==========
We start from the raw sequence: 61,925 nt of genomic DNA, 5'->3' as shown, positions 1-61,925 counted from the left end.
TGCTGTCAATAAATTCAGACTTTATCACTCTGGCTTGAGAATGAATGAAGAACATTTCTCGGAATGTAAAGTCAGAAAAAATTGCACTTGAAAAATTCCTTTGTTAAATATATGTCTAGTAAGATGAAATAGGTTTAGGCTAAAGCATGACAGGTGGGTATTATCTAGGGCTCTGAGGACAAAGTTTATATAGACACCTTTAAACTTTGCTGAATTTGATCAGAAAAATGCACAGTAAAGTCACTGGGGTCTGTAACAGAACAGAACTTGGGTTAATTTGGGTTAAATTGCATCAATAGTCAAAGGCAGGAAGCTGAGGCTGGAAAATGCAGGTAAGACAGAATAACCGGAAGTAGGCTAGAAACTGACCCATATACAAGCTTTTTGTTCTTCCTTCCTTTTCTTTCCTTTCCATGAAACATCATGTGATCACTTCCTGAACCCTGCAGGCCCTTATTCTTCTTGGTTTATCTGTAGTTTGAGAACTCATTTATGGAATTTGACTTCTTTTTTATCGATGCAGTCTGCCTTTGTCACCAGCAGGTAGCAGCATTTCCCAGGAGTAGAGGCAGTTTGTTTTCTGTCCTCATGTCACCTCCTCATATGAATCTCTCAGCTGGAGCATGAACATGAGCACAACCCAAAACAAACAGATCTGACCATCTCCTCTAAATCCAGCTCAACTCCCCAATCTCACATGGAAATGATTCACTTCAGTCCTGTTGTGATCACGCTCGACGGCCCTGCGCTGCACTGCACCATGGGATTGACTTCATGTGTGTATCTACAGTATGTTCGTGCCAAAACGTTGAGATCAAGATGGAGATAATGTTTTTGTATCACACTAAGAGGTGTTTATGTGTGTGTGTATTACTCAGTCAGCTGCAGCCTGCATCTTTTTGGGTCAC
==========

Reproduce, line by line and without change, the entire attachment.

We start from the raw sequence: 61,925 nt of genomic DNA, 5'->3' as shown, positions 1-61,925 counted from the left end.
TGCTGTCAATAAATTCAGACTTTATCACTCTGGCTTGAGAATGAATGAAGAACATTTCTCGGAATGTAAAGTCAGAAAAAATTGCACTTGAAAAATTCCTTTGTTAAATATATGTCTAGTAAGATGAAATAGGTTTAGGCTAAAGCATGACAGGTGGGTATTATCTAGGGCTCTGAGGACAAAGTTTATATAGACACCTTTAAACTTTGCTGAATTTGATCAGAAAAATGCACAGTAAAGTCACTGGGGTCTGTAACAGAACAGAACTTGGGTTAATTTGGGTTAAATTGCATCAATAGTCAAAGGCAGGAAGCTGAGGCTGGAAAATGCAGGTAAGACAGAATAACCGGAAGTAGGCTAGAAACTGACCCATATACAAGCTTTTTGTTCTTCCTTCCTTTTCTTTCCTTTCCATGAAACATCATGTGATCACTTCCTGAACCCTGCAGGCCCTTATTCTTCTTGGTTTATCTGTAGTTTGAGAACTCATTTATGGAATTTGACTTCTTTTTTATCGATGCAGTCTGCCTTTGTCACCAGCAGGTAGCAGCATTTCCCAGGAGTAGAGGCAGTTTGTTTTCTGTCCTCATGTCACCTCCTCATATGAATCTCTCAGCTGGAGCATGAACATGAGCACAACCCAAAACAAACAGATCTGACCATCTCCTCTAAATCCAGCTCAACTCCCCAATCTCACATGGAAATGATTCACTTCAGTCCTGTTGTGATCACGCTCGACGGCCCTGCGCTGCACTGCACCATGGGATTGACTTCATGTGTGTATCTACAGTATGTTCGTGCCAAAACGTTGAGATCAAGATGGAGATAATGTTTTTGTATCACACTAAGAGGTGTTTATGTGTGTGTGTATTACTCAGTCAGCTGCAGCCTGCATCTTTTTGGGTCAC